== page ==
They are the objects of everyday remembrance: homemade and heartfelt tributes to the fallen from our distant wars, and all-too-present conflicts.
The old photographs, handwritten notes, decorated wreaths and classroom art projects are left behind at Ottawa’s National War Memorial by members of the public with little fanfare, and surely fewer expectations. Yet they are actually being carefully collected, catalogued and documented and now live on forever in the archives of the Canadian War Museum.
“They’re wonderful examples of how Canadians remember,” says Jim Whitham, the museum’s director of collections. “You have everything from very personal stories—letters to soldiers or family members—to the kind of things that schools do to teach kids about Nov. 11.”
The offerings started appearing at the plaza near Parliament Hill shortly after the addition of the Tomb of the Unknown Soldier—an unidentified casualty from the First World War—in the spring of 2000. And now, like the poppies placed on the grave at the end of the official ceremony on Remembrance Day, they have become a grassroots tradition.
“Blown up and buried in dirt at Vimy Ridge, wounded at Passchendaele, survived the ‘War to end all Wars,’ my grandfather,” reads the inscription—in both official languages—taped to the back of a framed black and white studio portrait of Pte. Leeman Gerald Campbell dressed in the uniform of the Canadian Expeditionary Force, 146th Battallion.
“You are not forgotten but remembered whenever we think of Canada, freedom and our privileged life. Thanks,” says a note, handwritten in red ink that has been dotted by rain, left after the commemoration of the 90th anniversary of Vimy in April 2008.
A letter addressed to Pte. Nathan Smith, who was killed in Afghanistan in the spring of 2002, speaks of a still raw loss. “You touched the lives of so many people around you. I hope you know how much you were loved. You were my friend and I miss you.” Pinned to its bottom is a small, green and gold private’s stripe.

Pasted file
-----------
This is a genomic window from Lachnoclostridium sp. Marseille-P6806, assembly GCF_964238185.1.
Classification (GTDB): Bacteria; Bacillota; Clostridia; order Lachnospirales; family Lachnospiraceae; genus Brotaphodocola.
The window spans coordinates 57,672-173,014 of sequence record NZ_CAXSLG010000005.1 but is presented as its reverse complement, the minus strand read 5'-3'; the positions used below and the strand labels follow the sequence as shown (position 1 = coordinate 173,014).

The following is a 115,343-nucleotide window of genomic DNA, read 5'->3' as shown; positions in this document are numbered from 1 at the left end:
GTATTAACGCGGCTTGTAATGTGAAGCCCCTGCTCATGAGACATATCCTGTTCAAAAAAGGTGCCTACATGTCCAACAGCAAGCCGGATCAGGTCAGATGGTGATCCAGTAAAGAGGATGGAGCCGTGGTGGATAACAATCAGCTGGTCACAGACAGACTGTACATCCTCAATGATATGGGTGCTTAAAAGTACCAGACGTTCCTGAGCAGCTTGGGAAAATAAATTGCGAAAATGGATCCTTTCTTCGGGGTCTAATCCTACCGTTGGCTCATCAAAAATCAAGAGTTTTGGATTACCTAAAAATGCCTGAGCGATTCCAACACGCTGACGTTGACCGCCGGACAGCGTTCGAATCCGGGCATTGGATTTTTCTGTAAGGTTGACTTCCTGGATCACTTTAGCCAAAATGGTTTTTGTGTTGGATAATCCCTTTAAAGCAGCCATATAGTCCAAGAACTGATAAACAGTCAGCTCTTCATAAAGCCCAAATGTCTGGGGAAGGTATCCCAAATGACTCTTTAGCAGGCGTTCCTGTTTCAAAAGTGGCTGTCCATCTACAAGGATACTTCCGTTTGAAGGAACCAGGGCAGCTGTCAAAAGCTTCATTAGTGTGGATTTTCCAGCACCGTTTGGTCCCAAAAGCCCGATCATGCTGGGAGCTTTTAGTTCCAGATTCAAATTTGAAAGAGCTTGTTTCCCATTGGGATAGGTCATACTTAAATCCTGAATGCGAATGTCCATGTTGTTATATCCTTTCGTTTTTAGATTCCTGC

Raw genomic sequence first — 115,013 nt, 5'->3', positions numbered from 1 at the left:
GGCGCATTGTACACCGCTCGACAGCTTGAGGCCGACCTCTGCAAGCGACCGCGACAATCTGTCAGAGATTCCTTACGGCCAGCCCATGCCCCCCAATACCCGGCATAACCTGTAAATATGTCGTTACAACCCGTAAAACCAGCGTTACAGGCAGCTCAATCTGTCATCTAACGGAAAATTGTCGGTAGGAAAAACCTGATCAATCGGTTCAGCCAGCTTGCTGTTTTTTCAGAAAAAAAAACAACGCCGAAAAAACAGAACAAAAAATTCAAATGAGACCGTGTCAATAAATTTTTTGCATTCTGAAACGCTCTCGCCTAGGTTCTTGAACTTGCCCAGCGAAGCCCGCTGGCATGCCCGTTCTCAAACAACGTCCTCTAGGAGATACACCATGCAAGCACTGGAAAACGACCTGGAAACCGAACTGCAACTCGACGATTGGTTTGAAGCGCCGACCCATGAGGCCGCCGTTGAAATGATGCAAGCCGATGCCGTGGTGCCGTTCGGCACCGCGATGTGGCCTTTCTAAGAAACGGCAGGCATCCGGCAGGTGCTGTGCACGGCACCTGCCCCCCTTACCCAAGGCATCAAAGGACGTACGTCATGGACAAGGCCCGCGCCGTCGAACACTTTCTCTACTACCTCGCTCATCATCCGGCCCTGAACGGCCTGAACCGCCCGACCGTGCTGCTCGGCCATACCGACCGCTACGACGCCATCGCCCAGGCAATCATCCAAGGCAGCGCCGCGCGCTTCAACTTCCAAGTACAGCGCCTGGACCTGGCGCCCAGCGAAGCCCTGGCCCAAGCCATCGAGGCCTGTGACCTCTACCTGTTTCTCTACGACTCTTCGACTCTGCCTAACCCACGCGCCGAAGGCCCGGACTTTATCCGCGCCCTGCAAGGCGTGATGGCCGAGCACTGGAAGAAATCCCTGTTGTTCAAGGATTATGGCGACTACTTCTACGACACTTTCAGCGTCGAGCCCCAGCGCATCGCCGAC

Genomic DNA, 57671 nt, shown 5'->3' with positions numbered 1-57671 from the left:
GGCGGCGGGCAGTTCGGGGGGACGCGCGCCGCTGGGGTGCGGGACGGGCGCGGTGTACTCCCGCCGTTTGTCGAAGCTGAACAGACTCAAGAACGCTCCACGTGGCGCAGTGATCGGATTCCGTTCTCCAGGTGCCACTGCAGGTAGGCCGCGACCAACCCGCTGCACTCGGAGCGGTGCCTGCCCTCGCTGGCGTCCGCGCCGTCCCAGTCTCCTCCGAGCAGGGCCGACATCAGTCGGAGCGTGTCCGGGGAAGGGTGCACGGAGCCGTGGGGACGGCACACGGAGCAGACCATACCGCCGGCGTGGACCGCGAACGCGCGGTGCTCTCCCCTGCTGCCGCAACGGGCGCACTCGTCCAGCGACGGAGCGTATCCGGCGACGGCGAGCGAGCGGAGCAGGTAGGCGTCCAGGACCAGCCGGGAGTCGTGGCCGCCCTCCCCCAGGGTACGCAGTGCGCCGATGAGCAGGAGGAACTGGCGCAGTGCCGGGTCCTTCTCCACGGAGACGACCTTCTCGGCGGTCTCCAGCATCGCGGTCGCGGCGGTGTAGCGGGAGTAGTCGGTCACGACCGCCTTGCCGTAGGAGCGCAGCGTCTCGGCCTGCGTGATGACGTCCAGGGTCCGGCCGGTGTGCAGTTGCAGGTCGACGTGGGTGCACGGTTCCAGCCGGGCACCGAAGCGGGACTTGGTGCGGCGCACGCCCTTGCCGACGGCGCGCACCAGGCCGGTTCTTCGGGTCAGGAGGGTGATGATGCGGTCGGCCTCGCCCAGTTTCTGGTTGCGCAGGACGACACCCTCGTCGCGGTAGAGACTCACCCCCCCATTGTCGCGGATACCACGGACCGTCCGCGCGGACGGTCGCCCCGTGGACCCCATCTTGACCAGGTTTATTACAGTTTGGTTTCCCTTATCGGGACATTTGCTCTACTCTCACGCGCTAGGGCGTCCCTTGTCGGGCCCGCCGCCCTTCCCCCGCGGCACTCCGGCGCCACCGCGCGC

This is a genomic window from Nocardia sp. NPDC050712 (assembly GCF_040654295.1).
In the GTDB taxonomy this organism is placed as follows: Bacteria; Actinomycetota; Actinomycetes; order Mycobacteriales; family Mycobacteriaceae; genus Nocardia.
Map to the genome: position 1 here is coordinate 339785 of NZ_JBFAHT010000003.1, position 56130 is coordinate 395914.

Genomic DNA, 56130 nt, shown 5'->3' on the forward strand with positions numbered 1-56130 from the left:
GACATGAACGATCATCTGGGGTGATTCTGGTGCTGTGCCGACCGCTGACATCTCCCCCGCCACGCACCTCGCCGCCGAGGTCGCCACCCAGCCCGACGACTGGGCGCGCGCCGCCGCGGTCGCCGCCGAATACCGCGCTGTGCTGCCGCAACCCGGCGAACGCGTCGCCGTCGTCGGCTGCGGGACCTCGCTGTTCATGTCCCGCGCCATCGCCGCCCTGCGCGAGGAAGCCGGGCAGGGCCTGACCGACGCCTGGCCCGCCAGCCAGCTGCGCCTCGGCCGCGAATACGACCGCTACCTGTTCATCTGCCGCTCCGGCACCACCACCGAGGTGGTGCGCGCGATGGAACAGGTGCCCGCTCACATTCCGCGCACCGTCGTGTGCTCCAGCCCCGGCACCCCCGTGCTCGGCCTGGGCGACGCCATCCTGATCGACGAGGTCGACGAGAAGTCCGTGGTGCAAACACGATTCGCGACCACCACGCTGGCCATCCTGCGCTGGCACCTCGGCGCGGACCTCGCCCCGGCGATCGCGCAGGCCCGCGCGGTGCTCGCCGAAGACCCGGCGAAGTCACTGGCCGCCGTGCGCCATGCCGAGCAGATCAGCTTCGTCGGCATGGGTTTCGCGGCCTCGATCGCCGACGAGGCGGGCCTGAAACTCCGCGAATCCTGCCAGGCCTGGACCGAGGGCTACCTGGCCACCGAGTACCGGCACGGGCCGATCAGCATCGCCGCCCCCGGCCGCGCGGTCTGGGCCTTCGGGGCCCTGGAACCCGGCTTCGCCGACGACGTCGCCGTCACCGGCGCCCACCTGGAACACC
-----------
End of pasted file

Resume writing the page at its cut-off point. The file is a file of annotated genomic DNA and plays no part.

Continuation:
The items, which are collected and stored away by the National Capital Commission, usually arrive at the museum in one large shipment every year, a few weeks after Nov. 11. Curators sort, record and photograph each leaving, and then assess whether it should be preserved just digitally, or added the museum’s permanent collection.
Sometimes it’s the simplest tributes that are judged to have the most worth historically. Cardboard and paper dog tags for Ian Bazalgette—winner of a posthumous Victoria Cross in the skies over France in the Second World War—and Nichola Goddard, the first Canadian female combat soldier killed in battle,who died Afghanistan in 2006. Or a Canadian flag inscribed with a simple, black-markered message: “In honour of Robert Norton, Shaunovan, SK. Ortona and Holland. WWII. Always loved.”
As of present, none of the tributes left by the general public are on display at the War Museum, but Whitham says he imagines they will someday become part of a exhibition.
“It’s always been our mandate—to collect material that shows how Canadians remember,” he says.
With depth of feeling, is the answer, in ways both large and small.